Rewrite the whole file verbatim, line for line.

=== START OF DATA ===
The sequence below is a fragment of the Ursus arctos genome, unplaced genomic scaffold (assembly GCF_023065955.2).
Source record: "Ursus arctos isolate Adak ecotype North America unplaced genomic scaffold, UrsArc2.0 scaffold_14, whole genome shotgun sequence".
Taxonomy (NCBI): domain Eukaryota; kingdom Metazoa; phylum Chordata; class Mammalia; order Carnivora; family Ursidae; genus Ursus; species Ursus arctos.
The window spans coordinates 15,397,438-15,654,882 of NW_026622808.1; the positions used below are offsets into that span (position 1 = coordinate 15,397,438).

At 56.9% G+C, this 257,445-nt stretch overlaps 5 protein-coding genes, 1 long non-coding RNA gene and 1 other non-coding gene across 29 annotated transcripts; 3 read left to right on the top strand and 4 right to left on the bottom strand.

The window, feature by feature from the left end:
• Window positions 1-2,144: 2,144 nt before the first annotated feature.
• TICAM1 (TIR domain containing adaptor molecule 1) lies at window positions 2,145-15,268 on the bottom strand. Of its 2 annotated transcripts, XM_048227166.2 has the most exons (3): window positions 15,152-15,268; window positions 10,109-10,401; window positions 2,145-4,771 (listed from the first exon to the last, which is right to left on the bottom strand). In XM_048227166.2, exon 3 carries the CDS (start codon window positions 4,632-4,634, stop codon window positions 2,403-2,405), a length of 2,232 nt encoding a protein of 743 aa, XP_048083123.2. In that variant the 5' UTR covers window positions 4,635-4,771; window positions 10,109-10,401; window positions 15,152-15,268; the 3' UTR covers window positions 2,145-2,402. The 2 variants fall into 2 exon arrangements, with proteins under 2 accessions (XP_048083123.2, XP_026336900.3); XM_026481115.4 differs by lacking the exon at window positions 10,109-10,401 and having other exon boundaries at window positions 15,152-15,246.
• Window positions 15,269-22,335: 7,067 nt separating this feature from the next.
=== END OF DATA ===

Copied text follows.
The sequence below is a fragment of the Ursus arctos genome, unplaced genomic scaffold (assembly GCF_023065955.2).
Source record: "Ursus arctos isolate Adak ecotype North America unplaced genomic scaffold, UrsArc2.0 scaffold_14, whole genome shotgun sequence".
Taxonomy (NCBI): domain Eukaryota; kingdom Metazoa; phylum Chordata; class Mammalia; order Carnivora; family Ursidae; genus Ursus; species Ursus arctos.
The window spans coordinates 15,397,438-15,654,882 of NW_026622808.1; the positions used below are offsets into that span (position 1 = coordinate 15,397,438).

At 56.9% G+C, this 257,445-nt stretch overlaps 5 protein-coding genes, 1 long non-coding RNA gene and 1 other non-coding gene across 29 annotated transcripts; 3 read left to right on the top strand and 4 right to left on the bottom strand.

The window, feature by feature from the left end:
• Window positions 1-2,144: 2,144 nt before the first annotated feature.
• TICAM1 (TIR domain containing adaptor molecule 1) lies at window positions 2,145-15,268 on the bottom strand. Of its 2 annotated transcripts, XM_048227166.2 has the most exons (3): window positions 15,152-15,268; window positions 10,109-10,401; window positions 2,145-4,771 (listed from the first exon to the last, which is right to left on the bottom strand). In XM_048227166.2, exon 3 carries the CDS (start codon window positions 4,632-4,634, stop codon window positions 2,403-2,405), a length of 2,232 nt encoding a protein of 743 aa, XP_048083123.2. In that variant the 5' UTR covers window positions 4,635-4,771; window positions 10,109-10,401; window positions 15,152-15,268; the 3' UTR covers window positions 2,145-2,402. The 2 variants fall into 2 exon arrangements, with proteins under 2 accessions (XP_048083123.2, XP_026336900.3); XM_026481115.4 differs by lacking the exon at window positions 10,109-10,401 and having other exon boundaries at window positions 15,152-15,246.
• Window positions 15,269-22,335: 7,067 nt separating this feature from the next.